This chapter talks about line symmetry, rotational symmetry and transformations, and surface area of 3-dimensional shapes. We will learn how to find the lines of symmetry in 2-dimensional shapes, and whether a 2-dimensional shape has rotational symmetry. Also, we will learn how symmetry can help us find surface area of 3-dimensional shapes.
Symmetry can be found all around us. The fact that we are
learning symmetry now is because our ancestors were so amazed by the symmetry in nature that a stream of study
A line of symmetry is a line that divides an object into two and produces two mirror images of each other. The lines of symmetry can be in any directions: horizontal, vertical
or diagonal. An object can have more than one line of symmetry. The number of lines of symmetry varies in different polygons.
In the second part of the lesson, we will then explore rotational symmetry in 2-dimensional shapes. To say a figure has rotational symmetry means that when this figure turns about its centre of rotation, it will still look the same after a certain amount of rotation. Different shapes have different order of rotation and angle of rotation. Order of rotation refers to the number of times that the figure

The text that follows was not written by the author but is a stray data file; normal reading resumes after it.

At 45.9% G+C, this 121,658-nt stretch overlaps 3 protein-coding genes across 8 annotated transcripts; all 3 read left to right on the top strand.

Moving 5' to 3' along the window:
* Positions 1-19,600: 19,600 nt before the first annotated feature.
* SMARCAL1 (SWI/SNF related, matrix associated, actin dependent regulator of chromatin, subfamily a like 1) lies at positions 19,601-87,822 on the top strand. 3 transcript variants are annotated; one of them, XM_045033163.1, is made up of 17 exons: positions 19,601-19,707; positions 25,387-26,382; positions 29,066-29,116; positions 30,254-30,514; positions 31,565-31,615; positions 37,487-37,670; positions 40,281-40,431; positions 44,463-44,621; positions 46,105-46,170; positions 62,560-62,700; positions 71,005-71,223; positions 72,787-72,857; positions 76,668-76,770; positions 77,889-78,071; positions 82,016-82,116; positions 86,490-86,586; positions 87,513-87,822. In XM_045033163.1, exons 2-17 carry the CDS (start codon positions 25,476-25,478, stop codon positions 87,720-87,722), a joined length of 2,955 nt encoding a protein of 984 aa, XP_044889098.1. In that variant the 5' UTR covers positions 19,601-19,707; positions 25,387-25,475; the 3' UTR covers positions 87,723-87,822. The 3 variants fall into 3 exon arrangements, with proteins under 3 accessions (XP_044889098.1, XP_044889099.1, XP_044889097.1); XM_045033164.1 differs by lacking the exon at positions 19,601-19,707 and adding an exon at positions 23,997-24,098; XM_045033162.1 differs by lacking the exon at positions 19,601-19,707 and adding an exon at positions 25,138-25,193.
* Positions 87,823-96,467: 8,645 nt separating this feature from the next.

looks the same in one complete turn; while the
angle of rotation is the smallest angle that the figure needs to turn so that it still looks the same. Like the line of symmetry, the order and angle of rotation can be different in different polygons too. For example, a regular hexagon has an order of rotation of 6 and its angle of rotation is 60°.
The last part of this lesson focuses on how to find the surface area of 3-dimensional shapes. Surface area is the total area of all faces of a shape. Thanks to our ancient mathematicians, we have formulas to help us find surface areas of many regular objects.